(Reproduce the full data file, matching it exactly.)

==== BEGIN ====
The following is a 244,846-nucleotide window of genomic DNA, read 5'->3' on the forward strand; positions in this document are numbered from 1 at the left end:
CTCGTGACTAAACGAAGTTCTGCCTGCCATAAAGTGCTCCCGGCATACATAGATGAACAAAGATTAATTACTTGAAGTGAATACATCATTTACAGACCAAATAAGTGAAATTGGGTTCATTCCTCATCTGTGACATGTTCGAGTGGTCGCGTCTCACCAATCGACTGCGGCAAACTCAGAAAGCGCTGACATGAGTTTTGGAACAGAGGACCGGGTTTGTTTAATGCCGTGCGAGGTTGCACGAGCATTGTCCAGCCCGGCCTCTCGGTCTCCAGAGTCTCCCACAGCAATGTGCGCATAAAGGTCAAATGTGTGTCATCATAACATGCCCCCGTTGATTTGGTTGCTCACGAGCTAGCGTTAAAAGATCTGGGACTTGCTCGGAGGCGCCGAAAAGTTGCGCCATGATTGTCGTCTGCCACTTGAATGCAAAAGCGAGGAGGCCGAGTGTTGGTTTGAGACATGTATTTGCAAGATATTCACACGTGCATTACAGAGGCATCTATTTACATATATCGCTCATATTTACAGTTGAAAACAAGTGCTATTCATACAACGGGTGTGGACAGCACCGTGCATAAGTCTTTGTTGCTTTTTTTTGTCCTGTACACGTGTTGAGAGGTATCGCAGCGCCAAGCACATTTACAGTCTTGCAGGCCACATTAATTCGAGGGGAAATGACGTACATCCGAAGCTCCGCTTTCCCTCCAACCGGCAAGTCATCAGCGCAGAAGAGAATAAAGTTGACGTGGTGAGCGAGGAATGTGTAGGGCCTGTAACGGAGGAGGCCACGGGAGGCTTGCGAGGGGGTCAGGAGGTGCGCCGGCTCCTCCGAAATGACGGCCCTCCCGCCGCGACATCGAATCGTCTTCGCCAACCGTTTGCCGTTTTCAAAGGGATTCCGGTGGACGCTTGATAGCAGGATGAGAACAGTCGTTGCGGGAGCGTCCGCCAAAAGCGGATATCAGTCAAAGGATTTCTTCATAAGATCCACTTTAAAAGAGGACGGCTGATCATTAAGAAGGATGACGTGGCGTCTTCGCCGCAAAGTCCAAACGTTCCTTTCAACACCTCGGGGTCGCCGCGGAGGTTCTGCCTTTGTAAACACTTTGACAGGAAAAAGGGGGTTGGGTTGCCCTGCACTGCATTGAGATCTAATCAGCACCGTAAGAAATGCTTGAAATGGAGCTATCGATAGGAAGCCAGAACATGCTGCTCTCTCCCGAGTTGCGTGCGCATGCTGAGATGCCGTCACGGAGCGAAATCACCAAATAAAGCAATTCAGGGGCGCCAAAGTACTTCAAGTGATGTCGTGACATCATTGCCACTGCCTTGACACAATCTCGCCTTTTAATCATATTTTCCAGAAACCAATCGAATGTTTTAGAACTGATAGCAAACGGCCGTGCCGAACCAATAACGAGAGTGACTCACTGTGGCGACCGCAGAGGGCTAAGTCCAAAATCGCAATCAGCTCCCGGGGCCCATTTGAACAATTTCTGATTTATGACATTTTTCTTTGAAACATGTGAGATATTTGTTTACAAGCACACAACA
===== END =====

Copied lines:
The following is a 244,846-nucleotide window of genomic DNA, read 5'->3' on the forward strand; positions in this document are numbered from 1 at the left end:
CTCGTGACTAAACGAAGTTCTGCCTGCCATAAAGTGCTCCCGGCATACATAGATGAACAAAGATTAATTACTTGAAGTGAATACATCATTTACAGACCAAATAAGTGAAATTGGGTTCATTCCTCATCTGTGACATGTTCGAGTGGTCGCGTCTCACCAATCGACTGCGGCAAACTCAGAAAGCGCTGACATGAGTTTTGGAACAGAGGACCGGGTTTGTTTAATGCCGTGCGAGGTTGCACGAGCATTGTCCAGCCCGGCCTCTCGGTCTCCAGAGTCTCCCACAGCAATGTGCGCATAAAGGTCAAATGTGTGTCATCATAACATGCCCCCGTTGATTTGGTTGCTCACGAGCTAGCGTTAAAAGATCTGGGACTTGCTCGGAGGCGCCGAAAAGTTGCGCCATGATTGTCGTCTGCCACTTGAATGCAAAAGCGAGGAGGCCGAGTGTTGGTTTGAGACATGTATTTGCAAGATATTCACACGTGCATTACAGAGGCATCTATTTACATATATCGCTCATATTTACAGTTGAAAACAAGTGCTATTCATACAACGGGTGTGGACAGCACCGTGCATAAGTCTTTGTTGCTTTTTTTTGTCCTGTACACGTGTTGAGAGGTATCGCAGCGCCAAGCACATTTACAGTCTTGCAGGCCACATTAATTCGAGGGGAAATGACGTACATCCGAAGCTCCGCTTTCCCTCCAACCGGCAAGTCATCAGCGCAGAAGAGAATAAAGTTGACGTGGTGAGCGAGGAATGTGTAGGGCCTGTAACGGAGGAGGCCACGGGAGGCTTGCGAGGGGGTCAGGAGGTGCGCCGGCTCCTCCGAAATGACGGCCCTCCCGCCGCGACATCGAATCGTCTTCGCCAACCGTTTGCCGTTTTCAAAGGGATTCCGGTGGACGCTTGATAGCAGGATGAGAACAGTCGTTGCGGGAGCGTCCGCCAAAAGCGGATATCAGTCAAAGGATTTCTTCATAAGATCCACTTTAAAAGAGGACGGCTGATCATTAAGAAGGATGACGTGGCGTCTTCGCCGCAAAGTCCAAACGTTCCTTTCAACACCTCGGGGTCGCCGCGGAGGTTCTGCCTTTGTAAACACTTTGACAGGAAAAAGGGGGTTGGGTTGCCCTGCACTGCATTGAGATCTAATCAGCACCGTAAGAAATGCTTGAAATGGAGCTATCGATAGGAAGCCAGAACATGCTGCTCTCTCCCGAGTTGCGTGCGCATGCTGAGATGCCGTCACGGAGCGAAATCACCAAATAAAGCAATTCAGGGGCGCCAAAGTACTTCAAGTGATGTCGTGACATCATTGCCACTGCCTTGACACAATCTCGCCTTTTAATCATATTTTCCAGAAACCAATCGAATGTTTTAGAACTGATAGCAAACGGCCGTGCCGAACCAATAACGAGAGTGACTCACTGTGGCGACCGCAGAGGGCTAAGTCCAAAATCGCAATCAGCTCCCGGGGCCCATTTGAACAATTTCTGATTTATGACATTTTTCTTTGAAACATGTGAGATATTTGTTTACAAGCACACAACA